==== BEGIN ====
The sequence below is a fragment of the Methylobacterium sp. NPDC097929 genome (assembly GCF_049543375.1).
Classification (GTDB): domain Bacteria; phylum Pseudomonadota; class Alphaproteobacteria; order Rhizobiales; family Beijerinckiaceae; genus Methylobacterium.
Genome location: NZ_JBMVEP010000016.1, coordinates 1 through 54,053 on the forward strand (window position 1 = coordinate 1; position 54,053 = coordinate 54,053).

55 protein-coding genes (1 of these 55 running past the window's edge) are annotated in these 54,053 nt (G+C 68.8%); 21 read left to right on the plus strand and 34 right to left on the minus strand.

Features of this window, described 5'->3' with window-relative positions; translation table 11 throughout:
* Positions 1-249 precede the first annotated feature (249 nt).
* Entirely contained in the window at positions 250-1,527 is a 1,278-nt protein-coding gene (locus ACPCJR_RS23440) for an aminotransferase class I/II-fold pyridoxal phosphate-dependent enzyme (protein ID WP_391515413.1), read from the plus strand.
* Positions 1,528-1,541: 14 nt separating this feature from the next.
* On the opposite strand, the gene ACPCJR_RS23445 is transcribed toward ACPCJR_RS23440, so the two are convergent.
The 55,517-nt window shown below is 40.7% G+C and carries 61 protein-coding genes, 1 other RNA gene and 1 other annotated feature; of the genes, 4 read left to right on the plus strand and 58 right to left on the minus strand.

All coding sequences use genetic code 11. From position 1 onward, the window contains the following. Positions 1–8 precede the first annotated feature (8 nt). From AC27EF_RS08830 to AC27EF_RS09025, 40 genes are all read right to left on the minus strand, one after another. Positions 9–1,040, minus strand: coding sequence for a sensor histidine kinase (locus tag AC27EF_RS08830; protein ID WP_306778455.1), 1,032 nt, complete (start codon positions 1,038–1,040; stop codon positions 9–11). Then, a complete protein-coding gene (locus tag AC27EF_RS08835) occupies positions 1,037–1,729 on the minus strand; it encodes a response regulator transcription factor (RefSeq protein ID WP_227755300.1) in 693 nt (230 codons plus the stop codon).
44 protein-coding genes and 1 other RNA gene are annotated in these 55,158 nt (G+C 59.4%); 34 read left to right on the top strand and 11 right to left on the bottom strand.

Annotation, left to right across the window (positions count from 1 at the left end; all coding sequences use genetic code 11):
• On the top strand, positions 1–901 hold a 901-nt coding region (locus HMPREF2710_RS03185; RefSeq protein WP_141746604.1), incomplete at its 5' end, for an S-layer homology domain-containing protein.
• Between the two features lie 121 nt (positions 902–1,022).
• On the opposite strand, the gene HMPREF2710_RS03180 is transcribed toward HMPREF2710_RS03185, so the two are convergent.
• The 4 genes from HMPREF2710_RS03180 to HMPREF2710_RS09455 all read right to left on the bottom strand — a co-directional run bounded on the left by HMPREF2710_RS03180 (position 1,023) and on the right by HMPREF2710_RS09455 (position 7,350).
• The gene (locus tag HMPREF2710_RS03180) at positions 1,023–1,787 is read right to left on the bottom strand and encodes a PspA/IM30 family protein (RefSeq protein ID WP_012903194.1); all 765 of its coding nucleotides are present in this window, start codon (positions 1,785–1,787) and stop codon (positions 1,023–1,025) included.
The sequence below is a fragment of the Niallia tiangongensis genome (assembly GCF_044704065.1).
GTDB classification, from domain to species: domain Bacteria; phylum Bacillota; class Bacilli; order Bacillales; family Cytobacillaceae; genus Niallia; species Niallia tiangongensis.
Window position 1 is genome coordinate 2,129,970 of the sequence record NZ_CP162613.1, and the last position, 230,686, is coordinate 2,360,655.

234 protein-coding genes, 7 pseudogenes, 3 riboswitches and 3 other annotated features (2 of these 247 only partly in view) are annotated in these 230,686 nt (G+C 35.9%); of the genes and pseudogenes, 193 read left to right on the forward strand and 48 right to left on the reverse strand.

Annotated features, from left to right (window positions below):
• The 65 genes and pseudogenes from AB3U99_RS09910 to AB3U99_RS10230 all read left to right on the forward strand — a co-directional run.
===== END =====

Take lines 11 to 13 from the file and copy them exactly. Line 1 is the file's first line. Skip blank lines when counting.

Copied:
All coding sequences use genetic code 11. From position 1 onward, the window contains the following. Positions 1–8 precede the first annotated feature (8 nt). From AC27EF_RS08830 to AC27EF_RS09025, 40 genes are all read right to left on the minus strand, one after another. Positions 9–1,040, minus strand: coding sequence for a sensor histidine kinase (locus tag AC27EF_RS08830; protein ID WP_306778455.1), 1,032 nt, complete (start codon positions 1,038–1,040; stop codon positions 9–11). Then, a complete protein-coding gene (locus tag AC27EF_RS08835) occupies positions 1,037–1,729 on the minus strand; it encodes a response regulator transcription factor (RefSeq protein ID WP_227755300.1) in 693 nt (230 codons plus the stop codon).
44 protein-coding genes and 1 other RNA gene are annotated in these 55,158 nt (G+C 59.4%); 34 read left to right on the top strand and 11 right to left on the bottom strand.

Annotation, left to right across the window (positions count from 1 at the left end; all coding sequences use genetic code 11):